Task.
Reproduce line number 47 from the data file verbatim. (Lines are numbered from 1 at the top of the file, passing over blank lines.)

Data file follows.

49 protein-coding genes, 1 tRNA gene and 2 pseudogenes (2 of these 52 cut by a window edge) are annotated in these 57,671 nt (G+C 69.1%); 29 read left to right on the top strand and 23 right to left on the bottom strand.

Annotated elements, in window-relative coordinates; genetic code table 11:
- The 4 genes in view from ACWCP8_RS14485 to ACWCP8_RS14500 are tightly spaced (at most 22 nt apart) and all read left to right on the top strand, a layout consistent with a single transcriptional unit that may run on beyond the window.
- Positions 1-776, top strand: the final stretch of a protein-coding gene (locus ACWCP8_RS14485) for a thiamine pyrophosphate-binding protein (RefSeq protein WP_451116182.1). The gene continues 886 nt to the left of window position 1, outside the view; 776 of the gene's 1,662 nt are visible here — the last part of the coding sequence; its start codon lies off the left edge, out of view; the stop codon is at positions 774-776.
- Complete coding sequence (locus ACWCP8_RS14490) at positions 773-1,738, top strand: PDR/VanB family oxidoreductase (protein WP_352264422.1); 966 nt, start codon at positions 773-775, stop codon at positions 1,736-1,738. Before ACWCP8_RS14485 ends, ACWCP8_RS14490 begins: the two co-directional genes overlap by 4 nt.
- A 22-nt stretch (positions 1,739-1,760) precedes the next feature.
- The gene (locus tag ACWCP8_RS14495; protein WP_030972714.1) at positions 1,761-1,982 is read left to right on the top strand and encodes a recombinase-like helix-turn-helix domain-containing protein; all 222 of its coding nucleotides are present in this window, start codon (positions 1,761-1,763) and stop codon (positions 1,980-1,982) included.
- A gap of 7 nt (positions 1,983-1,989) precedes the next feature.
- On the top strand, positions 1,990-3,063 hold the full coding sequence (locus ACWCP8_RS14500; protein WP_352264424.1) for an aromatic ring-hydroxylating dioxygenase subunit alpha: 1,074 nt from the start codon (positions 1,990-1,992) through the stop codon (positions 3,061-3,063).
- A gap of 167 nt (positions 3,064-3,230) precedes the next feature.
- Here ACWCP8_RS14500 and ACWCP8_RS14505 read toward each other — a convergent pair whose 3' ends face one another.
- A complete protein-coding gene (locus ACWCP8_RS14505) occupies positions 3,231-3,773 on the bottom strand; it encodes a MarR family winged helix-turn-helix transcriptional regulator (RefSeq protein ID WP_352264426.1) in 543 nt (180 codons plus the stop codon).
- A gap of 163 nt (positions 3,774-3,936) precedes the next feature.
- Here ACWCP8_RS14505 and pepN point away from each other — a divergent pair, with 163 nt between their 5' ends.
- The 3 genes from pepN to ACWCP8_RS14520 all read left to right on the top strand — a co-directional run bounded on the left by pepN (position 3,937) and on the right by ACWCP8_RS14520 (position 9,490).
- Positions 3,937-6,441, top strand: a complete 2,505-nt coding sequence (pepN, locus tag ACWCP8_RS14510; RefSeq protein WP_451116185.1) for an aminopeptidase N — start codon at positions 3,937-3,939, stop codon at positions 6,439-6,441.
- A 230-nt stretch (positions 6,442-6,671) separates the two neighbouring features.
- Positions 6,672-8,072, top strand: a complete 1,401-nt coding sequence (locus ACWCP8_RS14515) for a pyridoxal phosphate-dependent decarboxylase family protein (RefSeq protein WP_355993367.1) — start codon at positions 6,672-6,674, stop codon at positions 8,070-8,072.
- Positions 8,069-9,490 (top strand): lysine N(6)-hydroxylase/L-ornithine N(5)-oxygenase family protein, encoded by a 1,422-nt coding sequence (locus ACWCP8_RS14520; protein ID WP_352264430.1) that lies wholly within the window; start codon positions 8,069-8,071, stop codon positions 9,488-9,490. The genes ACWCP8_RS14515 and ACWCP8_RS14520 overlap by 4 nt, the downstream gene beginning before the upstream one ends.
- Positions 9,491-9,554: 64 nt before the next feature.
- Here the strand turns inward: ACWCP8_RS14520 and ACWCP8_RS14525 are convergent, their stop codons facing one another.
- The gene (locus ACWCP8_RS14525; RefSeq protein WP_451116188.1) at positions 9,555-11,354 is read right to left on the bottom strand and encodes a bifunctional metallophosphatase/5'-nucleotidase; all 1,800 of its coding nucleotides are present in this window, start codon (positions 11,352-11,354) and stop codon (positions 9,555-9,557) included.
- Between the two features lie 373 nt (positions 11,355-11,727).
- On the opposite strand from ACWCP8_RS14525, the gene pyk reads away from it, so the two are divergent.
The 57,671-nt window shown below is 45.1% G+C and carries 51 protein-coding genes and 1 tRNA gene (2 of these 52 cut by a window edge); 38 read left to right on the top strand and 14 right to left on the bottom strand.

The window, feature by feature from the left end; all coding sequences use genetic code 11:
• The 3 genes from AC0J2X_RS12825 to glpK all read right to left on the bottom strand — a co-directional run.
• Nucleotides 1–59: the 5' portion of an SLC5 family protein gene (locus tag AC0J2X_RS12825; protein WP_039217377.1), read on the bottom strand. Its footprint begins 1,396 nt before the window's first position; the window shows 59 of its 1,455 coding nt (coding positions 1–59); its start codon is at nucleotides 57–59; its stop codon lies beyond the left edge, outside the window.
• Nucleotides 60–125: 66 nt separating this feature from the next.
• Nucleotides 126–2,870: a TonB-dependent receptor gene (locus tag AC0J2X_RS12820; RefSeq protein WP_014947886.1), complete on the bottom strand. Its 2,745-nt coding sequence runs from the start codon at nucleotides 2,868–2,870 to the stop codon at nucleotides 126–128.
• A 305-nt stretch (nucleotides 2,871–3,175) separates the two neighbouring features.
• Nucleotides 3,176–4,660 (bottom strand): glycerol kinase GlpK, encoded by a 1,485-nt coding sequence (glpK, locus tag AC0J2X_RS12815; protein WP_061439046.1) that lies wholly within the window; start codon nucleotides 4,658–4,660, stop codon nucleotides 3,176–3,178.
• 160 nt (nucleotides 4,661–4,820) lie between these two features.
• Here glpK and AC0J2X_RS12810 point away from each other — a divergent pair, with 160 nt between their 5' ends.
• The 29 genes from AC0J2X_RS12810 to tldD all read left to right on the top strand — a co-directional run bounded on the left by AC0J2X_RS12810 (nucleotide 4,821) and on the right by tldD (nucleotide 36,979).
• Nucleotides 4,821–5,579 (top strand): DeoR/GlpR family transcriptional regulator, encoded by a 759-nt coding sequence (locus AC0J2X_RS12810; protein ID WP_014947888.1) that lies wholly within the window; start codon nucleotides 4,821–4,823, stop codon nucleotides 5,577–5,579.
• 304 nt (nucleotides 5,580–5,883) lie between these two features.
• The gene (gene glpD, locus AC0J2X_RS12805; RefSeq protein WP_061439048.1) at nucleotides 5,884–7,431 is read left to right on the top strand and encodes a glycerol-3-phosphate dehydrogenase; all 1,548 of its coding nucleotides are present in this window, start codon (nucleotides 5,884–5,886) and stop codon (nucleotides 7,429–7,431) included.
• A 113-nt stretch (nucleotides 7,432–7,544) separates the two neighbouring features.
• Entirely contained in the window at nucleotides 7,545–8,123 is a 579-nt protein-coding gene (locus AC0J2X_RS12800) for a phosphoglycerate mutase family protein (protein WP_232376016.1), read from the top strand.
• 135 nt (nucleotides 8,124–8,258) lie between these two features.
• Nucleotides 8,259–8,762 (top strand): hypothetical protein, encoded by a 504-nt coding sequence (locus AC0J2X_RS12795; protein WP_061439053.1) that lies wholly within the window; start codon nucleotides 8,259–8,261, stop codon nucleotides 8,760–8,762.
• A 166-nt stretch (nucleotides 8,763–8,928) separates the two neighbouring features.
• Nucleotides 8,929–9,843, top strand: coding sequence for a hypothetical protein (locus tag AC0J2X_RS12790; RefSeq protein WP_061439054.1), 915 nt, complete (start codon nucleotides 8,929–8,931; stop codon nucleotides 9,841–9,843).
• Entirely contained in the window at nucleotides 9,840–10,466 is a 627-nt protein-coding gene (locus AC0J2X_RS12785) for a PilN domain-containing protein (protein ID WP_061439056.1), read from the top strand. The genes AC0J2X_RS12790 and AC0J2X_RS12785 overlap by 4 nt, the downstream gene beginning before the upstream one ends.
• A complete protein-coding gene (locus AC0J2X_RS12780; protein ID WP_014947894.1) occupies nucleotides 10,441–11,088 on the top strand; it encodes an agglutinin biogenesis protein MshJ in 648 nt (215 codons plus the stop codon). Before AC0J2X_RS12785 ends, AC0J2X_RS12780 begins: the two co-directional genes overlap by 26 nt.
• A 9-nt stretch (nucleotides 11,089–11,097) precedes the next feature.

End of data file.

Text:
• A 9-nt stretch (nucleotides 11,089–11,097) precedes the next feature.